The ruling by Bahrain’s top judicial body, the court of cassation, on July 13 to uphold the death sentences of Mohammed Ramadhan and Husain Moosa has been decried by human rights organizations, condemned in the UK House of Lords and questioned in the British Parliament. Whether any of that will save the men from execution is debatable.
The men were convicted and sentenced to death in 2014 for the killing of a policeman. That conviction was overturned when evidence emerged that they had been tortured into giving false confessions. Despite that decision, the death penalty was reinstated and subsequently confirmed by the court of cassation. An official in the public prosecutor’s office defended the court’s latest ruling while denying the accusations of torture, claiming that medical reports showed that the confessions were obtained “in full consciousness and voluntarily, without any physical or verbal coercion.”
In Bahrain, Justice Is Still a Far-Off Goal
That confounds the earlier court decision to throw out the convictions, which was based on an investigation undertaken by the Bahraini government’s own Special Investigation Unit that showed the men had been tortured. However, in the contorted reality of the kingdom’s politicized judicial system, the court of cassation decided that the convictions were not based on evidence extracted under torture but rather on other evidence.
“Close and Important Relationship”
Amnesty International denounced the latest verdict, saying: “The two men were taken to the Criminal Investigations Department where they were tortured during interrogation. Mohamed Ramadhan refused to sign a ‘confession’, though he was subjected to beating and electrocution. Hussain Ali Moosa said he was coerced to ‘confess’ and incriminate Mohamed Ramadhan after being suspended by the limbs and beaten for several days.”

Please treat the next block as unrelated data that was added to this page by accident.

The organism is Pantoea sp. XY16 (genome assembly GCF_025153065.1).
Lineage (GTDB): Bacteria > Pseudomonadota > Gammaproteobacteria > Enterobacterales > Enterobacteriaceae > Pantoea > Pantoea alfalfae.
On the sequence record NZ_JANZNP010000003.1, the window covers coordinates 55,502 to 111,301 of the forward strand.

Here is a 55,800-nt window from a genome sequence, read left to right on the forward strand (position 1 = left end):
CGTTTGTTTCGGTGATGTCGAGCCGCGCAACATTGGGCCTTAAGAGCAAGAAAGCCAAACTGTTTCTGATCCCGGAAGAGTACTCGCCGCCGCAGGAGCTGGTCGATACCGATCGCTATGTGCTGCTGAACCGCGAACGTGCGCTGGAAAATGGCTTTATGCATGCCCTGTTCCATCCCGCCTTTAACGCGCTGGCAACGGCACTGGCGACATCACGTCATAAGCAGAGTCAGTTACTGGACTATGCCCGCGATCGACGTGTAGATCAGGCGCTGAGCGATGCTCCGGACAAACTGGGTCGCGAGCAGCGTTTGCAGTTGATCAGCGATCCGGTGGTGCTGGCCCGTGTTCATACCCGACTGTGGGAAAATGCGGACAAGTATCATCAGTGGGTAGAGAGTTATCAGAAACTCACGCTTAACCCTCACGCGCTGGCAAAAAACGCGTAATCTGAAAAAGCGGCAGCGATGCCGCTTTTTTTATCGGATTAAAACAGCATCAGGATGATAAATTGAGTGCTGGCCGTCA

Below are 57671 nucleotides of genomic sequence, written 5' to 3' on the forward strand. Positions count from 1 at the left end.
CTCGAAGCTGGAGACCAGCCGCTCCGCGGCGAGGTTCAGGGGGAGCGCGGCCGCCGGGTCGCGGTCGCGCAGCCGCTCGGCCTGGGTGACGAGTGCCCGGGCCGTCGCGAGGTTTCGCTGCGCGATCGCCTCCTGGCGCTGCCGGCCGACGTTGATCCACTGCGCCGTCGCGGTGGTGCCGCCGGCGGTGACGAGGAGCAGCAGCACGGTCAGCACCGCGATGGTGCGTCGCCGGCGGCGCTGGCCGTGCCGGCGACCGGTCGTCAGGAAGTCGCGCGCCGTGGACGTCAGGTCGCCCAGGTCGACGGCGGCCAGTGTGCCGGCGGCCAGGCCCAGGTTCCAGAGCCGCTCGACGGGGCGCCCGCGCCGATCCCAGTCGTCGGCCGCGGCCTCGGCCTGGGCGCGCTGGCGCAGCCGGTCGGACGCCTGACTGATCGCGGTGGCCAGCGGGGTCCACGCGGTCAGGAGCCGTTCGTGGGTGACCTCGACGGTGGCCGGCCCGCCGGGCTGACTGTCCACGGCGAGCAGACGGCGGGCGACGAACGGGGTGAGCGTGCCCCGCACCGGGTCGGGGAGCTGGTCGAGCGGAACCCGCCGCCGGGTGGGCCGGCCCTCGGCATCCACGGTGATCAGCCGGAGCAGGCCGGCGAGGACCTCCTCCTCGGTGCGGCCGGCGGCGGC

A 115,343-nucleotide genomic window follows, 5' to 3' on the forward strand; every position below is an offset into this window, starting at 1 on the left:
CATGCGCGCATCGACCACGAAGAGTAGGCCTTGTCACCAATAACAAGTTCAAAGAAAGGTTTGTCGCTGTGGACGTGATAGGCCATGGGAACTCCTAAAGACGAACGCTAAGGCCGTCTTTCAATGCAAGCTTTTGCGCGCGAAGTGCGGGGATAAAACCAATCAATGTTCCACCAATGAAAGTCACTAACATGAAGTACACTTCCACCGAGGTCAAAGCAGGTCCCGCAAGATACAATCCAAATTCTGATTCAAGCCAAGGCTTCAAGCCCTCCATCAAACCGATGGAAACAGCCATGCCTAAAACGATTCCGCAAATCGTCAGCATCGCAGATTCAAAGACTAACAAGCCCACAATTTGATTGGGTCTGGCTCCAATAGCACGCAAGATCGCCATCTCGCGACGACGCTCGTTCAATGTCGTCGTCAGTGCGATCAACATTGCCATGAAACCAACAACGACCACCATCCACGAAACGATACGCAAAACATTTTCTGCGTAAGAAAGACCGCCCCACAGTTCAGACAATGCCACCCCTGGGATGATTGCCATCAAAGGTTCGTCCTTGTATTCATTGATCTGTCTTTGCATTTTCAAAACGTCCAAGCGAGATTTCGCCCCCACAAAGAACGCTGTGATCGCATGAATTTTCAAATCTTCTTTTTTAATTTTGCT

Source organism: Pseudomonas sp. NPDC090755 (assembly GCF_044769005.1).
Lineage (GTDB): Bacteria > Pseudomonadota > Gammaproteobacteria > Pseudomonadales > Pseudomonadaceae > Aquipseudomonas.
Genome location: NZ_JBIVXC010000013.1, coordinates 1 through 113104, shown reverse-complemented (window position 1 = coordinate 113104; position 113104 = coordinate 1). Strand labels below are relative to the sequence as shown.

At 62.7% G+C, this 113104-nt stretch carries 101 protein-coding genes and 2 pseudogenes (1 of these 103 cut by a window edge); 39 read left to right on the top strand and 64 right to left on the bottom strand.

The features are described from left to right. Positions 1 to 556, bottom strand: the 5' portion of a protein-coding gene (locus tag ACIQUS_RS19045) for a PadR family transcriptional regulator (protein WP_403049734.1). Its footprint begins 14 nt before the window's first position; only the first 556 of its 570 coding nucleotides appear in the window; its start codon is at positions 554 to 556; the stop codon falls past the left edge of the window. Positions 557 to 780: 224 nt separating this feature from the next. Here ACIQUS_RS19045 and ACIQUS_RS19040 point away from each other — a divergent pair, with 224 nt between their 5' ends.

Moosa has said that, after his genitalia were repeatedly beaten, he was told that if he signed a confession implicating Ramadhan his sentence would be commuted to life: “They were kicking me on my reproductive organs, and would hit me repeatedly in the same place until I couldn’t speak from the pain. I decided to tell them what they wanted.” His repudiation of the confession was ignored by the courts.
In UK Parliament, four days prior to the court of cassation ruling, the Conservative MP Sir Peter Bottomley had asked Foreign Secretary Dominic Raab for a statement on whether he would use what he called “the UK’s constructive dialogue” with Bahrain to publicly raise the cases of the men. In reply, the Minister for the Middle East and North Africa James Cleverly spoke of a “close and important relationship” with an “ongoing, open and genuine dialogue” with Bahrain. The minister averred that “this dynamic” enabled the UK to raise human rights concerns, adding “the cases of Mr Moosa and Mr Ramadhan had been, and would continue to be, raised in conversations with officials in Bahrain.”